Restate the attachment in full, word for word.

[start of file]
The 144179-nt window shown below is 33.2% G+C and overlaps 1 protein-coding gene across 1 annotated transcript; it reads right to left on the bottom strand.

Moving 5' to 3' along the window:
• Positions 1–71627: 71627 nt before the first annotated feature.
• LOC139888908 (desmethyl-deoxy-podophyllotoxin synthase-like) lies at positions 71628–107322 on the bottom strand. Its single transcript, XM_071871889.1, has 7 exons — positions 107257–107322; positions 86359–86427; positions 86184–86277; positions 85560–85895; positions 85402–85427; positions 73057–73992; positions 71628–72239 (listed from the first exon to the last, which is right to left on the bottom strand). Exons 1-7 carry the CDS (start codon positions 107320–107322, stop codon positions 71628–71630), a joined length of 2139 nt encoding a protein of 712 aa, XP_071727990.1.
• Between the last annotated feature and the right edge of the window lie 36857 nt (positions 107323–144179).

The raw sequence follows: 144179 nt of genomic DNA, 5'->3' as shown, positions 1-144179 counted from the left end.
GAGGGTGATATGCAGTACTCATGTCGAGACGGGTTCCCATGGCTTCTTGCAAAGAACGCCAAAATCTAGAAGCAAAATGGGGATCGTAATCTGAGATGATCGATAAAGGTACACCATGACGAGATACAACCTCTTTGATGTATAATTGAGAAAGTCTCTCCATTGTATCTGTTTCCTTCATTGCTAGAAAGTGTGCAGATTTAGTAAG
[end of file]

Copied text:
The 144179-nt window shown below is 33.2% G+C and overlaps 1 protein-coding gene across 1 annotated transcript; it reads right to left on the bottom strand.

Moving 5' to 3' along the window:
• Positions 1–71627: 71627 nt before the first annotated feature.
• LOC139888908 (desmethyl-deoxy-podophyllotoxin synthase-like) lies at positions 71628–107322 on the bottom strand. Its single transcript, XM_071871889.1, has 7 exons — positions 107257–107322; positions 86359–86427; positions 86184–86277; positions 85560–85895; positions 85402–85427; positions 73057–73992; positions 71628–72239 (listed from the first exon to the last, which is right to left on the bottom strand). Exons 1-7 carry the CDS (start codon positions 107320–107322, stop codon positions 71628–71630), a joined length of 2139 nt encoding a protein of 712 aa, XP_071727990.1.
• Between the last annotated feature and the right edge of the window lie 36857 nt (positions 107323–144179).

The raw sequence follows: 144179 nt of genomic DNA, 5'->3' as shown, positions 1-144179 counted from the left end.
GAGGGTGATATGCAGTACTCATGTCGAGACGGGTTCCCATGGCTTCTTGCAAAGAACGCCAAAATCTAGAAGCAAAATGGGGATCGTAATCTGAGATGATCGATAAAGGTACACCATGACGAGATACAACCTCTTTGATGTATAATTGAGAAAGTCTCTCCATTGTATCTGTTTCCTTCATTGCTAGAAAGTGTGCAGATTTAGTAAG